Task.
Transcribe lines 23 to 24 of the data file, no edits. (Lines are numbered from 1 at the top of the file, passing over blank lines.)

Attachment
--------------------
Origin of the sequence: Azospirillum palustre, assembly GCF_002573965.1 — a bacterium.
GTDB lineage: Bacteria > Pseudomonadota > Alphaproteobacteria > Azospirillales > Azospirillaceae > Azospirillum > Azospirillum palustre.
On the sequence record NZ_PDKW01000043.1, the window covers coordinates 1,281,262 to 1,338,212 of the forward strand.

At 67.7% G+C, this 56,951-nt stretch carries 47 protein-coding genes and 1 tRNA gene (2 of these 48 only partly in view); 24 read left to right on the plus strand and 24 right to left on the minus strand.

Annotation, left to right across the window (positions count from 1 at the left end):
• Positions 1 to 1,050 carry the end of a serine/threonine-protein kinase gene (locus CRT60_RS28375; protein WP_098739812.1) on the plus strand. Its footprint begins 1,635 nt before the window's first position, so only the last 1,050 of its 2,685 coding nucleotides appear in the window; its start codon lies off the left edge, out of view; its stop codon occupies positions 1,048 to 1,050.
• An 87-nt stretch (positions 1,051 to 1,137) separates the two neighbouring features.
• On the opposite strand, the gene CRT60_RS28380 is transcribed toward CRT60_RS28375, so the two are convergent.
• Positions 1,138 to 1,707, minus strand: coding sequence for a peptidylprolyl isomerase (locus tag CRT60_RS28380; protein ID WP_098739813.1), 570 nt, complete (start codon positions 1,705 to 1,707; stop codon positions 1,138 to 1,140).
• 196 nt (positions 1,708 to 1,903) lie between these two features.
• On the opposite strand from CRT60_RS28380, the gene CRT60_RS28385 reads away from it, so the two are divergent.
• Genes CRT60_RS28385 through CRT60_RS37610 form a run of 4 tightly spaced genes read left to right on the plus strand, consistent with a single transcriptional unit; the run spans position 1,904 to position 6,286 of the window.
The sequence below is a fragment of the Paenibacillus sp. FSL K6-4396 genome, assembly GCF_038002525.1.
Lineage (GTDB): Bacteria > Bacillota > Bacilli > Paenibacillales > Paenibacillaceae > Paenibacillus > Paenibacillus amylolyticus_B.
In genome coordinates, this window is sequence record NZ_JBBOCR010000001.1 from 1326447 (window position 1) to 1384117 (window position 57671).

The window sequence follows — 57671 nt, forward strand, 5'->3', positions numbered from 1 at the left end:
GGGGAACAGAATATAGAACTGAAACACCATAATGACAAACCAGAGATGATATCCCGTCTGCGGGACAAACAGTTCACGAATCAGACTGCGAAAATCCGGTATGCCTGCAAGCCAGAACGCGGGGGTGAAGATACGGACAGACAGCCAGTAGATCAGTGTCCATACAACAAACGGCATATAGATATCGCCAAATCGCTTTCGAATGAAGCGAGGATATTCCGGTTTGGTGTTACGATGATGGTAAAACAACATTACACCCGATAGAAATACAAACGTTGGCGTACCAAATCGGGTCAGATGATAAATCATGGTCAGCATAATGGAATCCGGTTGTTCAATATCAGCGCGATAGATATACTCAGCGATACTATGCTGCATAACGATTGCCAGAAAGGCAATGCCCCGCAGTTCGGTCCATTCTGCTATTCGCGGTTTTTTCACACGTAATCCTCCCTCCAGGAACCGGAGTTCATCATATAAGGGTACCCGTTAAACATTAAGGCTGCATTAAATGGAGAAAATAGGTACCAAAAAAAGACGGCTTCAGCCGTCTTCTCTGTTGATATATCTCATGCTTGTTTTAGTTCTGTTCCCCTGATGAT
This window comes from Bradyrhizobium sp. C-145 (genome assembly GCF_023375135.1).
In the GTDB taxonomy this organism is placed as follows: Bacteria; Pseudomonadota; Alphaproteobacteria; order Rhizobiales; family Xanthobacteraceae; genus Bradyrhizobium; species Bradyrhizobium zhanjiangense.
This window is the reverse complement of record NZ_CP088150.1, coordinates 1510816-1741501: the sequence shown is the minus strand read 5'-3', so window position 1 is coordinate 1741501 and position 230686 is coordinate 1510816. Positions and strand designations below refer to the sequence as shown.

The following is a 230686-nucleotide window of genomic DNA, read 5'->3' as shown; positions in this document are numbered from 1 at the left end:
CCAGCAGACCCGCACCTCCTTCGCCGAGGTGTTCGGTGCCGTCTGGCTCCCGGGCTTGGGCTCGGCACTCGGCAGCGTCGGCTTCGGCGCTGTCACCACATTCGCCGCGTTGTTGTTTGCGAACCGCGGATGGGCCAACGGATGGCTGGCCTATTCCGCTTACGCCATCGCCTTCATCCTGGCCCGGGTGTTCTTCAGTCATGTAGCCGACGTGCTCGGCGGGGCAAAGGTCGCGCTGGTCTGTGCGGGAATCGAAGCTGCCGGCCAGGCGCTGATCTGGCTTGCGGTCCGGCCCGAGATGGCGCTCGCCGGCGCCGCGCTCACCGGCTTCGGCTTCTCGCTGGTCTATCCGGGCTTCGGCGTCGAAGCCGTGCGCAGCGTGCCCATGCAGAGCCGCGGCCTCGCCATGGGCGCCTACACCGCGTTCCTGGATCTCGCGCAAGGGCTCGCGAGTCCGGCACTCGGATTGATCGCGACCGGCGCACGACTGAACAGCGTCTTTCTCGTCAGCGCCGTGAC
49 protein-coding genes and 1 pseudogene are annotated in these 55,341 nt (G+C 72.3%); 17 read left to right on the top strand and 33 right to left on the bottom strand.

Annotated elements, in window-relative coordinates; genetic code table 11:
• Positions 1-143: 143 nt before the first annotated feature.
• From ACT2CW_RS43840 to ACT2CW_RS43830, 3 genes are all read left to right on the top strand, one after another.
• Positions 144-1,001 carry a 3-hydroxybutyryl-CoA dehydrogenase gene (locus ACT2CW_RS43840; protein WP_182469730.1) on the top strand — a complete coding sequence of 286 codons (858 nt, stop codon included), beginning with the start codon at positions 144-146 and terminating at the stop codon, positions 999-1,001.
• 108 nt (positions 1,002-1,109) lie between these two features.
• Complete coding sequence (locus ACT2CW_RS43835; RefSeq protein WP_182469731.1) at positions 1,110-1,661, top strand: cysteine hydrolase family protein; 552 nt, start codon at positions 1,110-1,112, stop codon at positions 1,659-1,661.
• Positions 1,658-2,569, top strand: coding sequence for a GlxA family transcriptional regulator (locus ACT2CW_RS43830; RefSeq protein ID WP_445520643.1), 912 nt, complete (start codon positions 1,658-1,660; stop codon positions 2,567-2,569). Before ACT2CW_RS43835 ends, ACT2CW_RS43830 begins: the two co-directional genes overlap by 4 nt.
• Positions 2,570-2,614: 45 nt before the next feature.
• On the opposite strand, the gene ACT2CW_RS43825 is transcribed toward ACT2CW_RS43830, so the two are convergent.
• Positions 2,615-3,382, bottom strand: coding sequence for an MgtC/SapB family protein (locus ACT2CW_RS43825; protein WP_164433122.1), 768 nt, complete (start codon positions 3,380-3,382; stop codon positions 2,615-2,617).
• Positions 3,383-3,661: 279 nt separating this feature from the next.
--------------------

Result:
49 protein-coding genes and 1 pseudogene are annotated in these 55,341 nt (G+C 72.3%); 17 read left to right on the top strand and 33 right to left on the bottom strand.

Annotated elements, in window-relative coordinates; genetic code table 11: